It’s hard to watch these Fed things anymore. The FOMC knows all too well the damage it’s doing to market integrity. But, it has no choice, given that higher interest rates or a serious correction would nuke the economy. We, as a country with $17-18 trillion in debt (actually $60 trillion), can’t afford higher rates. And, global financial institutions, with $1.5 quadrillion in derivatives, can’t afford another market meltdown.
This brings me back to Japan. I focus on Japan so much because the US is heading down the exact same path:
- central bank suppressing interest rates out of necessity
- central bank supporting equity prices
- no mathematically viable exit, as the growth in debt is exponential
The talking heads are right in the sense that Yellen’s comments are bullish for stocks. She brushed off inflation as “noise” and complacency/over-valuation as non-existent. Investors are right to expect no tightening anytime soon. So, the only risk to markets is, theoretically, from macroeconomic, geopolitical, or earnings surprises that are so significant that TPTB can’t quickly counteract their effects on stock prices. Think another Lehman, Fukushima, oil shock, war, etc.
BTW, these things are happening now. There are numerous Lehmans in the world, but they are being propped up by central banks rather than being left to fail. Fukushima isn’t fixed, even though the mainstream media pretends it is. An oil shock is a pretty good bet — with crude light already up 20% since January. And, wars…take your pick.
The “market” simply doesn’t care anymore. Dips are quickly bought, crushing short sellers. Nightly ramp jobs keep things on an upward trajectory. And, the yen carry trade is always available to ramp up prices for no reason whatsoever at any time.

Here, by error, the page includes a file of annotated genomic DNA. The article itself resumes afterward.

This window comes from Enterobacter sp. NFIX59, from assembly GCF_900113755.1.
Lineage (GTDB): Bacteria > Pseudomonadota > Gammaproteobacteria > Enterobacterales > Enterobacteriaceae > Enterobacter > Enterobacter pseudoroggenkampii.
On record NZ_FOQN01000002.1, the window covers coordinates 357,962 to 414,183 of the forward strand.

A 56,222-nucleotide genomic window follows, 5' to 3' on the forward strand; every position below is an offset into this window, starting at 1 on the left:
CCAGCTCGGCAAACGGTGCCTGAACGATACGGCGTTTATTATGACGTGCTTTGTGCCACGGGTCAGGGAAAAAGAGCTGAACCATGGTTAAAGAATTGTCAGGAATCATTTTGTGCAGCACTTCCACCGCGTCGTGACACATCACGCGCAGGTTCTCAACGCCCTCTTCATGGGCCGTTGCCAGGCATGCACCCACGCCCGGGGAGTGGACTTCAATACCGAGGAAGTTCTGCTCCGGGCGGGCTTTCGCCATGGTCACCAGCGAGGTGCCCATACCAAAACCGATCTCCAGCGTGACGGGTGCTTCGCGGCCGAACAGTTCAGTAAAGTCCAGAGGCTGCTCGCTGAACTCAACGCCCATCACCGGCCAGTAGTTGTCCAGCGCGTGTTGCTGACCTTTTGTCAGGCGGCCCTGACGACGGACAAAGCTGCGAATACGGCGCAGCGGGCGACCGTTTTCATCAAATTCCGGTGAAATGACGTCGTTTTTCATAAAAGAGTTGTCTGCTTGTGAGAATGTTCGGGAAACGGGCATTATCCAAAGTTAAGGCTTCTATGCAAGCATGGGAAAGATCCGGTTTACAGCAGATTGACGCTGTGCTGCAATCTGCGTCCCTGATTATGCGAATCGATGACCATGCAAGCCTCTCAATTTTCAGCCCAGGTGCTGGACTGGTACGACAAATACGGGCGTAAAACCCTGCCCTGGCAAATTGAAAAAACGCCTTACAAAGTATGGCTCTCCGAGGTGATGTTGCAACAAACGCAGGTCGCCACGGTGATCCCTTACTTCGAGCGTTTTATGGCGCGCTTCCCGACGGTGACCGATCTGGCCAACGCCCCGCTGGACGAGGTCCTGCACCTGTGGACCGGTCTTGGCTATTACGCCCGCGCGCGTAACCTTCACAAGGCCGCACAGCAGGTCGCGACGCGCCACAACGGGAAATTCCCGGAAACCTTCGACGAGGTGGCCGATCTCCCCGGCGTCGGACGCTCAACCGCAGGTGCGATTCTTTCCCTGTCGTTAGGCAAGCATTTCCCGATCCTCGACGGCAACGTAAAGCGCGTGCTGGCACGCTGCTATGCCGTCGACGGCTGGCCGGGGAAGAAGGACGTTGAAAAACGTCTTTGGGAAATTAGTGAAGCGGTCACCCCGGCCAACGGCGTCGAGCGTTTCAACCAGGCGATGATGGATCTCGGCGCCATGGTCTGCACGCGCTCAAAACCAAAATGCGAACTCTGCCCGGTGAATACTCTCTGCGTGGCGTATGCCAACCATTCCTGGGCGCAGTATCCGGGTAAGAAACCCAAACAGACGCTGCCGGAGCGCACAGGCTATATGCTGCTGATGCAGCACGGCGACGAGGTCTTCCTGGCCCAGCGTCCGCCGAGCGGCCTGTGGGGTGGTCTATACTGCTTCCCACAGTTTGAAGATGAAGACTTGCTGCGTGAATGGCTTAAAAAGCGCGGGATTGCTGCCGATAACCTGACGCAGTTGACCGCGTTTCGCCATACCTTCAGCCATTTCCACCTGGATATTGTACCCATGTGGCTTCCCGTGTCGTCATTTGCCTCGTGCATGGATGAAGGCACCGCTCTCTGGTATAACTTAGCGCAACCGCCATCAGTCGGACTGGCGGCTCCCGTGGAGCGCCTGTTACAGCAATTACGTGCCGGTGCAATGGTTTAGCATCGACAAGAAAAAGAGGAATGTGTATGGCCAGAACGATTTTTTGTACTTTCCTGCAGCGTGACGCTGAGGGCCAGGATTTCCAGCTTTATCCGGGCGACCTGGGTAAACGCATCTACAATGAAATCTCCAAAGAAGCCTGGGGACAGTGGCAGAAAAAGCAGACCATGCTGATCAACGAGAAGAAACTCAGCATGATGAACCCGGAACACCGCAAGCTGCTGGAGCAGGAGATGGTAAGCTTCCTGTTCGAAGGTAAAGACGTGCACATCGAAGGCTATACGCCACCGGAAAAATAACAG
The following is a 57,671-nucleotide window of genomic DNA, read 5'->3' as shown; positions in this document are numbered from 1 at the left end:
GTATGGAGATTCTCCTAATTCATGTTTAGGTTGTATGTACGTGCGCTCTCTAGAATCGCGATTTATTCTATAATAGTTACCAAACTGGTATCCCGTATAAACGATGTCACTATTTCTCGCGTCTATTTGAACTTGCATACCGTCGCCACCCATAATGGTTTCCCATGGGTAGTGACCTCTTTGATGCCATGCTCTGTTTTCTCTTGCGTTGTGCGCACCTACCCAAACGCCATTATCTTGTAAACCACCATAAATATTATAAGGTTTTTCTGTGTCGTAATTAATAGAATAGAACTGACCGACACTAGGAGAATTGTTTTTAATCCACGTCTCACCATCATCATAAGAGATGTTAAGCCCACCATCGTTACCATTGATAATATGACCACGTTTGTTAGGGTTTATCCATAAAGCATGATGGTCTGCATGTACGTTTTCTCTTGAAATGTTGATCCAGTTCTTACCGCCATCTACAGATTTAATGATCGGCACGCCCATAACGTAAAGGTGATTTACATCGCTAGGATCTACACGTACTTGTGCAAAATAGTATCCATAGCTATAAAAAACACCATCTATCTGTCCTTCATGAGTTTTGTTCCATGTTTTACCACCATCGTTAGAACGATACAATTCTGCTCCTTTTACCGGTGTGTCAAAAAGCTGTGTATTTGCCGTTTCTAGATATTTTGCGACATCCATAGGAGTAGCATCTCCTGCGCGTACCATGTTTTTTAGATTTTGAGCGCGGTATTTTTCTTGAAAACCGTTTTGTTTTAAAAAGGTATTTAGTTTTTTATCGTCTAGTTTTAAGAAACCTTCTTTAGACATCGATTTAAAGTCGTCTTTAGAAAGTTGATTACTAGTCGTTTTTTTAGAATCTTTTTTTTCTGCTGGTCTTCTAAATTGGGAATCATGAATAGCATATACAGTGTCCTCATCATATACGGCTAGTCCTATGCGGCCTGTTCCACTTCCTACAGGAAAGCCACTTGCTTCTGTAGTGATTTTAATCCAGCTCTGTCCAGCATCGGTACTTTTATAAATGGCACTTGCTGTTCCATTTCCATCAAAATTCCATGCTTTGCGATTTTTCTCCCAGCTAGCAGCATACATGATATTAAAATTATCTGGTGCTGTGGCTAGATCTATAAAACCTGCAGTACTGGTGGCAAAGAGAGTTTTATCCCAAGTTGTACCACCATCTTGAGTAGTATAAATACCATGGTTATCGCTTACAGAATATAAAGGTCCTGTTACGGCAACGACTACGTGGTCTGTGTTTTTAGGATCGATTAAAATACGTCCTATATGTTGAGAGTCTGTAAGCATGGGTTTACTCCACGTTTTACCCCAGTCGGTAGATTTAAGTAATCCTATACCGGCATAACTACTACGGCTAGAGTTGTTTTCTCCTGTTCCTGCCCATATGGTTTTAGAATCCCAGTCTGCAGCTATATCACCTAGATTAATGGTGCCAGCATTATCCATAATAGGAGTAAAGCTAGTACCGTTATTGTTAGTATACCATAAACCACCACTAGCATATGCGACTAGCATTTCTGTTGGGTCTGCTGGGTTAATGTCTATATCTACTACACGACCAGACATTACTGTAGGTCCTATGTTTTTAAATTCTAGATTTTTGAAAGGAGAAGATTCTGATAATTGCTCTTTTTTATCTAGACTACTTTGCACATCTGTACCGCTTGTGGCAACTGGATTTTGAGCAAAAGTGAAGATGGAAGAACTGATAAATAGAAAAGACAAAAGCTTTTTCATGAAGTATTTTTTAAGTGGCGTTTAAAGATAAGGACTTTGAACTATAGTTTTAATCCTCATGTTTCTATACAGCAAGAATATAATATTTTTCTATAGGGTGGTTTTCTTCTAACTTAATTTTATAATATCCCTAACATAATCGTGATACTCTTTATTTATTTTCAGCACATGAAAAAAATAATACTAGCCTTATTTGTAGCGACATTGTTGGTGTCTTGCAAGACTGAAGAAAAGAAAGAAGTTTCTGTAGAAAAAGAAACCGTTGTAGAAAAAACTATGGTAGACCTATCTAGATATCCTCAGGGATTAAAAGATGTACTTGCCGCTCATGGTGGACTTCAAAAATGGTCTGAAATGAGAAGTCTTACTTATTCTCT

Like the FOMC, the BOJ effectively buys all new debt issued, keeping interest rates near zero. And, they’ve demonstrated their willingness to not let the USDJPY drop below 101, nor the Nikkei below 14,000 (they hold 4 trillion yen in stocks now and are adding another trillion per year.)
It’s not so much a market anymore, but a slot machine with a guaranteed payout. TPTB will let the air out when they feel like it, and are correctly positioned in advance. This cartoon posted 4 years ago has proven to be the best prognosticator of market behavior around. BTFD indeed.
We can’t know when the music will stop, only that it will. With extremes in sentiment, margin debt, P/Es, volatility (lack thereof), it’s pretty apparent that something wicked is waiting in the wings. VIX under 10 is a pretty good sign. There are many others. And, given the extent of the runup and the quadrupling of the derivatives market since Lehman, the unwinding will be much, much worse.